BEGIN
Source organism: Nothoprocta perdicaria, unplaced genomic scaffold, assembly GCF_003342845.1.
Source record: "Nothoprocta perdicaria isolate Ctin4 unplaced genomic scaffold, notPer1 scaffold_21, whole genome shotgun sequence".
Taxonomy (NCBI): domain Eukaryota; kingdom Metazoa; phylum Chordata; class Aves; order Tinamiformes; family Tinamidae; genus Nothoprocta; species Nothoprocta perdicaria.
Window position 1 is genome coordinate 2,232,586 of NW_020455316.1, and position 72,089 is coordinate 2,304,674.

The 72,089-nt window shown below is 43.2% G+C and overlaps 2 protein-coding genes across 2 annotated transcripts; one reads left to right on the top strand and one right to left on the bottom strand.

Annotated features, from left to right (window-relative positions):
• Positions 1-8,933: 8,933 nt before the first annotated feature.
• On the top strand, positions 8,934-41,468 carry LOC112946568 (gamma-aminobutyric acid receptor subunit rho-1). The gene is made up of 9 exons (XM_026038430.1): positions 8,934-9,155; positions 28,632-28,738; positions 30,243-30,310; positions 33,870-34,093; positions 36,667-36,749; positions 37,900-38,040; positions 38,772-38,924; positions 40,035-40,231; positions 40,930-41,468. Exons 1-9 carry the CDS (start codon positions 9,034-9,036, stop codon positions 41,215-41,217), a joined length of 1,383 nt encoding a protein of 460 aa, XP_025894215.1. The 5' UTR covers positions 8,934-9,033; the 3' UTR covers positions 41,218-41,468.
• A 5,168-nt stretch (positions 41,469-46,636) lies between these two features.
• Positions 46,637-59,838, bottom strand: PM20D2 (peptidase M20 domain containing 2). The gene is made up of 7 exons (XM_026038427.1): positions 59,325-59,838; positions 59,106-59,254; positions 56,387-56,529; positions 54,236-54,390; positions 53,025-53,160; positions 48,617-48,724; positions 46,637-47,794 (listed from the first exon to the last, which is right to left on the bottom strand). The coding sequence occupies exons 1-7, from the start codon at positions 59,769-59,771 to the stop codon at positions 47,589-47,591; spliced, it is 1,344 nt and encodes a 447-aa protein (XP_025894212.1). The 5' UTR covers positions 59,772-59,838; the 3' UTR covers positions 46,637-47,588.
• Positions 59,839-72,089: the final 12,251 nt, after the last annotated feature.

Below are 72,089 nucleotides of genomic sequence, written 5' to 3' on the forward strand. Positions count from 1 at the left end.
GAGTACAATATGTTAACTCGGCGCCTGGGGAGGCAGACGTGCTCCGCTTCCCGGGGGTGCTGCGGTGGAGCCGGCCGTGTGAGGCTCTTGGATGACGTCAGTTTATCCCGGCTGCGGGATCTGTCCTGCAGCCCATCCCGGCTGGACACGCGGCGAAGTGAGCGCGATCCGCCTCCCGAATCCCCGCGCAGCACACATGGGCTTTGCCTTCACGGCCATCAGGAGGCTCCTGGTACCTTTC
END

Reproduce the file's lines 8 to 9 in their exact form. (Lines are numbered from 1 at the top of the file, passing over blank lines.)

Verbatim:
• On the top strand, positions 8,934-41,468 carry LOC112946568 (gamma-aminobutyric acid receptor subunit rho-1). The gene is made up of 9 exons (XM_026038430.1): positions 8,934-9,155; positions 28,632-28,738; positions 30,243-30,310; positions 33,870-34,093; positions 36,667-36,749; positions 37,900-38,040; positions 38,772-38,924; positions 40,035-40,231; positions 40,930-41,468. Exons 1-9 carry the CDS (start codon positions 9,034-9,036, stop codon positions 41,215-41,217), a joined length of 1,383 nt encoding a protein of 460 aa, XP_025894215.1. The 5' UTR covers positions 8,934-9,033; the 3' UTR covers positions 41,218-41,468.
• A 5,168-nt stretch (positions 41,469-46,636) lies between these two features.